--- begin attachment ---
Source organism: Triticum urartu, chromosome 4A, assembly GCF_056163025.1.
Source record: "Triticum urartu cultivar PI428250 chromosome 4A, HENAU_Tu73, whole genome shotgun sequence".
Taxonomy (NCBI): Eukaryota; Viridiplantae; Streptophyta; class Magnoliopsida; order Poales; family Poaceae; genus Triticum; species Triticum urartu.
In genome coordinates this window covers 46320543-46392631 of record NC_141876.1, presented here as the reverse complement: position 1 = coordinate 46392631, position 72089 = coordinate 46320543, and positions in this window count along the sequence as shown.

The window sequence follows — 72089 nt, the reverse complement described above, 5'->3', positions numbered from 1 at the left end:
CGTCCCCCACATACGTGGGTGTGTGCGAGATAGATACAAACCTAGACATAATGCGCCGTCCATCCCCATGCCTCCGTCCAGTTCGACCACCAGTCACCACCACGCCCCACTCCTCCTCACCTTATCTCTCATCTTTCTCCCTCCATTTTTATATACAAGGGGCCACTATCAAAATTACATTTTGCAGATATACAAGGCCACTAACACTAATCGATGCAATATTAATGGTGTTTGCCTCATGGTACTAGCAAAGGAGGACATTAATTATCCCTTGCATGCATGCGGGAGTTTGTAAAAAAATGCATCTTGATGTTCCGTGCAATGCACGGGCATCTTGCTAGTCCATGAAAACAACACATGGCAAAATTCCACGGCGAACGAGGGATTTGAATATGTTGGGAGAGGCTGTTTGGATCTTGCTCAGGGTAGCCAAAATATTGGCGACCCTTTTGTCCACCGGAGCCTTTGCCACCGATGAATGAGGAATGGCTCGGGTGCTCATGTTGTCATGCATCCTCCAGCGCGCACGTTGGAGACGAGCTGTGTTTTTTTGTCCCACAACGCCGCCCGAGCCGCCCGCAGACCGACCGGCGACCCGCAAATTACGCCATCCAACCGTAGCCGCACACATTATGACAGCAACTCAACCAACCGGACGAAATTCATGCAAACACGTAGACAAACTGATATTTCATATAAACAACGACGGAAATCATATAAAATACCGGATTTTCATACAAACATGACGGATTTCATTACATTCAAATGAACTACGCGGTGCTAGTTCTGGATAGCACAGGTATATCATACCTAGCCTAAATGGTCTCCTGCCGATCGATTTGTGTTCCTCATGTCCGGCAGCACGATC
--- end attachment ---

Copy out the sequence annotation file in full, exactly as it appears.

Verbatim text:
Source organism: Triticum urartu, chromosome 4A, assembly GCF_056163025.1.
Source record: "Triticum urartu cultivar PI428250 chromosome 4A, HENAU_Tu73, whole genome shotgun sequence".
Taxonomy (NCBI): Eukaryota; Viridiplantae; Streptophyta; class Magnoliopsida; order Poales; family Poaceae; genus Triticum; species Triticum urartu.
In genome coordinates this window covers 46320543-46392631 of record NC_141876.1, presented here as the reverse complement: position 1 = coordinate 46392631, position 72089 = coordinate 46320543, and positions in this window count along the sequence as shown.

The window sequence follows — 72089 nt, the reverse complement described above, 5'->3', positions numbered from 1 at the left end:
CGTCCCCCACATACGTGGGTGTGTGCGAGATAGATACAAACCTAGACATAATGCGCCGTCCATCCCCATGCCTCCGTCCAGTTCGACCACCAGTCACCACCACGCCCCACTCCTCCTCACCTTATCTCTCATCTTTCTCCCTCCATTTTTATATACAAGGGGCCACTATCAAAATTACATTTTGCAGATATACAAGGCCACTAACACTAATCGATGCAATATTAATGGTGTTTGCCTCATGGTACTAGCAAAGGAGGACATTAATTATCCCTTGCATGCATGCGGGAGTTTGTAAAAAAATGCATCTTGATGTTCCGTGCAATGCACGGGCATCTTGCTAGTCCATGAAAACAACACATGGCAAAATTCCACGGCGAACGAGGGATTTGAATATGTTGGGAGAGGCTGTTTGGATCTTGCTCAGGGTAGCCAAAATATTGGCGACCCTTTTGTCCACCGGAGCCTTTGCCACCGATGAATGAGGAATGGCTCGGGTGCTCATGTTGTCATGCATCCTCCAGCGCGCACGTTGGAGACGAGCTGTGTTTTTTTGTCCCACAACGCCGCCCGAGCCGCCCGCAGACCGACCGGCGACCCGCAAATTACGCCATCCAACCGTAGCCGCACACATTATGACAGCAACTCAACCAACCGGACGAAATTCATGCAAACACGTAGACAAACTGATATTTCATATAAACAACGACGGAAATCATATAAAATACCGGATTTTCATACAAACATGACGGATTTCATTACATTCAAATGAACTACGCGGTGCTAGTTCTGGATAGCACAGGTATATCATACCTAGCCTAAATGGTCTCCTGCCGATCGATTTGTGTTCCTCATGTCCGGCAGCACGATC